MWPS partners with Terracycle.

MWPS has partnered with Terracycle Free Recycling Programs

TerraCycle is Eliminating the Idea of Waste® by recycling the “non-recyclable.” Whether it’s coffee capsules from your home, pens from a school, or plastic gloves from a manufacturing facility, TerraCycle can collect and recycle almost any form of waste. We partner with individual collectors such as yourself, as well as major consumer product companies, retailers, manufacturers, municipalities, and small businesses across 20 different countries. With your help, we are able to divert millions of pounds of waste from landfills and incinerators each month.

TerraCycle offers free recycling programs funded by brands, manufacturers, and retailers around the world to help us collect and recycle our hard-to-recycle waste. We simply choose the programs we’d like to join; start collecting in our school; download free shipping labels; and send them our waste to be recycled. We can even earn rewards for our school!

This term we have sent off the following recyclables to Terracycle:


Expressi :100

LOR: 659












Tootbrushes: 48

Mouthwash bottles:2

Shampoo bottles: 2

Toothpaste boxes: 18

Dental floss containers: 2

You can drop these items and more off for recycling at our Community Recycling Bins at the school office.



WWF(World Wildlife Fund) invited Australians to walk, bounce or hop back into the wildlife spirit this June, with the much-anticipated return of Wild Onesie Week 2018. WWF challenged Australians to head off to work and school and go about their day dressed head-to-toe as an animal during WILD ONESIE WEEK (which included World Environment Day on June 5). MWPS Senior Environment Team challenged our school to participate in this event by holding a WILD ONESIE DAY on TUESDAY 5th JUNE. Students dressed in a wild onesies, or dressed like an animal on the day. A GOLD COIN donation was requested and we raised $705.50. The funds raised will go towards our sponsored animals (which include koalas, a bilby, an orang-utan, a Tasmanian devil and a now critically endangered Leadbeater’s possum to name a few.) See our sponsored animals page on the Sustainability Blog for more details of our animals.

Working Bee

On Saturday we had a very productive Working Bee. We weeded, pruned, swept and painted. Lunch was lovely and the weather was sunny for most of the day.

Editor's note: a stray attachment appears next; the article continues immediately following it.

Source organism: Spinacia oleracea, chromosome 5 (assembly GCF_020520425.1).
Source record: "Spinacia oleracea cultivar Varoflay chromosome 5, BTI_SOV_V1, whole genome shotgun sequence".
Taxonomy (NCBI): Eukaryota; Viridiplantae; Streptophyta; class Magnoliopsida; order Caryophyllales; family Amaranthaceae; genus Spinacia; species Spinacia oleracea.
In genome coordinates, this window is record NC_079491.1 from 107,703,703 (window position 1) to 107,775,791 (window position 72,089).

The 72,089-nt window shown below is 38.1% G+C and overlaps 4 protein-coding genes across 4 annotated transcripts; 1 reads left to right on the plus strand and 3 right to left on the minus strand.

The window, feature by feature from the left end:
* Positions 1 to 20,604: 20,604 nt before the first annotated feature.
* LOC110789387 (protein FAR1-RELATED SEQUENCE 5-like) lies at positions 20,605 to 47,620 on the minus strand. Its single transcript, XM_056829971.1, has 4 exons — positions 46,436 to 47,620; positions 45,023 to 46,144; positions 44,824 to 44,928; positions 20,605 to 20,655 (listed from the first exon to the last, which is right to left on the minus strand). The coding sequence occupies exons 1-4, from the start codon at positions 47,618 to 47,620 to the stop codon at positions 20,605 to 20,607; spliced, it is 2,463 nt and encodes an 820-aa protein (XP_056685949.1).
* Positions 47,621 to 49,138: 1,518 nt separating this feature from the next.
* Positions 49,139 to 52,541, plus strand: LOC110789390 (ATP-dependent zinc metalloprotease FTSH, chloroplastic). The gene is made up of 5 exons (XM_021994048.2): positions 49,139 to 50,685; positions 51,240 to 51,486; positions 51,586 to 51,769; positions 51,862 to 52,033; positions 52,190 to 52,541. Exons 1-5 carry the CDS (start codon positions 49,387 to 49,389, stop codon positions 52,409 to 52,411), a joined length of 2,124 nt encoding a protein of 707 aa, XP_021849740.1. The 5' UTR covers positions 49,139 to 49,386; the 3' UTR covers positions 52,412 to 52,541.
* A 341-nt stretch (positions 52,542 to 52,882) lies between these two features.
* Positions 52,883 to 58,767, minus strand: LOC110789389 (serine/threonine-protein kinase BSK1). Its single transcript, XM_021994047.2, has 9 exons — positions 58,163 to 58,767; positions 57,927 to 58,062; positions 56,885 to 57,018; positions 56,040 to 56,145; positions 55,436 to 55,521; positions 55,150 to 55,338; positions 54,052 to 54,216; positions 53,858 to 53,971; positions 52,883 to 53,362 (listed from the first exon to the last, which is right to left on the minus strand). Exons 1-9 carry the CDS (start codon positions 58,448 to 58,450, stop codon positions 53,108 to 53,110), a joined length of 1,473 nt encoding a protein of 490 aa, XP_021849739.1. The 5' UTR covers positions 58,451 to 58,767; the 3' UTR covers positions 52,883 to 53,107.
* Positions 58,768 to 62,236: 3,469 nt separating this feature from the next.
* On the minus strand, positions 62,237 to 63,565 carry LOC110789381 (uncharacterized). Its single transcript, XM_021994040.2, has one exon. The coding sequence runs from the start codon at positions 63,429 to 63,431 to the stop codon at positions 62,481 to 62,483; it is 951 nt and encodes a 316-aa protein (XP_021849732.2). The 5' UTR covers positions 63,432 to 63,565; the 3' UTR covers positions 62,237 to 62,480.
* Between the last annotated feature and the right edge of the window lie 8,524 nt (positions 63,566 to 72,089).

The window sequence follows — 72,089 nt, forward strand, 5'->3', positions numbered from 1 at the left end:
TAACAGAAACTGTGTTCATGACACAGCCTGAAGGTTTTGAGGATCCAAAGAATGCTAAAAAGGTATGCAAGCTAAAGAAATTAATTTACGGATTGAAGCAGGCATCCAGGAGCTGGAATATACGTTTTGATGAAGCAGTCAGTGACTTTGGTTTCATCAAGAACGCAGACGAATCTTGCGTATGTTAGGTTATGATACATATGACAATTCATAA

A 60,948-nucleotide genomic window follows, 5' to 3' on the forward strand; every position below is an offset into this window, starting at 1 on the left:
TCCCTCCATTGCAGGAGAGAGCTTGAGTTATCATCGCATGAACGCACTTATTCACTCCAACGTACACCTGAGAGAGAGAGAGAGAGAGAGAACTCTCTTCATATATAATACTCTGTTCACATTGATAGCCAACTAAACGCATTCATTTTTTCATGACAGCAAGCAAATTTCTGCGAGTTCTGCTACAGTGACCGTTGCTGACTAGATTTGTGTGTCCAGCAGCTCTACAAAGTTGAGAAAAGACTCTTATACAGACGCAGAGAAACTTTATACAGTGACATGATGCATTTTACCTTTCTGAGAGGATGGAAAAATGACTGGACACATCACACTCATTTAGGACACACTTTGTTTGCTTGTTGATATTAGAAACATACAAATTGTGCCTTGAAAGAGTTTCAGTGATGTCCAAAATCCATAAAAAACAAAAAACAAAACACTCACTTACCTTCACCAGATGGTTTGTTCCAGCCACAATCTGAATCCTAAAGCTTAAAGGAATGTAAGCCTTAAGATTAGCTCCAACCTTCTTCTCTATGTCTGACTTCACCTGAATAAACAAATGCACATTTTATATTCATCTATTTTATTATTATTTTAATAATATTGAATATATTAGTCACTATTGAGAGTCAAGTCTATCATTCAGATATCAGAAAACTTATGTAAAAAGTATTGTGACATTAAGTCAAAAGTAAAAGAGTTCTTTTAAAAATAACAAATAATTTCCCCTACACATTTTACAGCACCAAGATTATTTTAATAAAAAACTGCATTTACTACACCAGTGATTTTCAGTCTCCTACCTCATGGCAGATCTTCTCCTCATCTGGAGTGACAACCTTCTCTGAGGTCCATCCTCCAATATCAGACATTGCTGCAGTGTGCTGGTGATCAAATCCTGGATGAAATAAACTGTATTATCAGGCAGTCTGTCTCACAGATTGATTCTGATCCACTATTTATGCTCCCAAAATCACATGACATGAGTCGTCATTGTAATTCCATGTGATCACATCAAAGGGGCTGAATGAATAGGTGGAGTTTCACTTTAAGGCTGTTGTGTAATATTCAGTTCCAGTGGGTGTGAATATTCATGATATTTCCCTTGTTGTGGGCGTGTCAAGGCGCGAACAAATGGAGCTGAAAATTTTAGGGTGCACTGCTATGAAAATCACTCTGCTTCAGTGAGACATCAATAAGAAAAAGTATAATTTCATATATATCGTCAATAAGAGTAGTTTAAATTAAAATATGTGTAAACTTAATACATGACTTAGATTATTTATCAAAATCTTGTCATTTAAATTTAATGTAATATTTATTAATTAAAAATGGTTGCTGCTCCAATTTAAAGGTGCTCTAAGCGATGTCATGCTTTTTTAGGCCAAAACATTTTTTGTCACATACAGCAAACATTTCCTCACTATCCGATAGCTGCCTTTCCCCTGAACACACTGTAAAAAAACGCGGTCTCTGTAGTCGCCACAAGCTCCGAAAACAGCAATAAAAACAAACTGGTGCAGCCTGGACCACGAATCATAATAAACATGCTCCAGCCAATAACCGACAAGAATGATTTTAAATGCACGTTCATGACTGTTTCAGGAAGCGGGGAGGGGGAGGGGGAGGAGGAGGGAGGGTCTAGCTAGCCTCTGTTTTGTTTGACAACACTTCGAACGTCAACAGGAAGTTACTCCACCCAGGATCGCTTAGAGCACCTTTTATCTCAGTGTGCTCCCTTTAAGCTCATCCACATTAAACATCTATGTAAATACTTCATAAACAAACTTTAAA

A special thanks to the staff that helped out:

Ms Rodda-Winden, Sue P, Peter A, Mr Paine, Mr Saywaker, Mrs Bailey, Mr Rooks for all of their hard work and Ms Evans for setting up lunch.

A very special thanks to the following families:

The D’Silva Family, the Harradine Family, the Linden Family, the Goble family, the De Petra Family, the Rowsell Family, the Wang Family, the Desa/Bruce family.

We now have sea creatures on some of our drains to remind people that our litter can end u in our waterways and harm our marine life so DON’T LITTER and TAKE 3 FOR THE SEA!


On Friday 2nd March the school helped out with Clean Up Australia Day for the 15th year! The whole school gathered a total amount of 19.5kg kg of rubbish. That is an increase of last year’s 15kg total. Next year let’s try to reduce our rubbish in the school yard; simply by picking up rubbish when found on the ground and making sure that EVERY DAY IS A RUBBISH FREE LUNCH DAY.

Cleaning up regularly is very important. We need to make sure that we don’t let rubbish get into our drains because it then ends up in our waterways and kills our marine animals. If you see rubbish, please pick it up, especially near waterways like the beach. You can also join  Take 3 For The Sea at . Simply Take 3 pieces of rubbish with you when you leave the beach, waterway. 

Thank you to everyone who contributed on the day.

Eadie and Olivia

Sustainability Captains


How Being In The Forest Actually Boosts Immunity, According To Science

Clemens G. Arvay, MSc

Photo: Michelle Spencer

New research, like the Journal of Adolescent Health study that found that teens who have more access to green space tend to be happier, continues to reinforce the idea that humans are intricately connected to the natural environment. Our entire body is constantly communicating and acting in tandem with our surroundings. But how can something as simple as spending time outside possibly make us healthier? Let’s dive into the science.

The real reason being outside is so healing.

The Japanese tradition of Shinrin-yoku, “taking in the forest atmosphere” or “forest bathing,” is proof of concept. In this case, the term “bathing” does not mean swimming in some sort of wooded lake. Instead, it’s about diving into a forest with all of our senses. In 1982, the National Forest Authorities of Japan suggested advertising Shinrin-yoku to the public and promoting its immune-boosting powers. And today, taking in the forest atmosphere is officially a recognized method of preventing disease and supplementing treatment in the country. The National Institute of Public Health of Japan promotes Shinrin-yoku, universities study it, and hospitals use it as an Rx.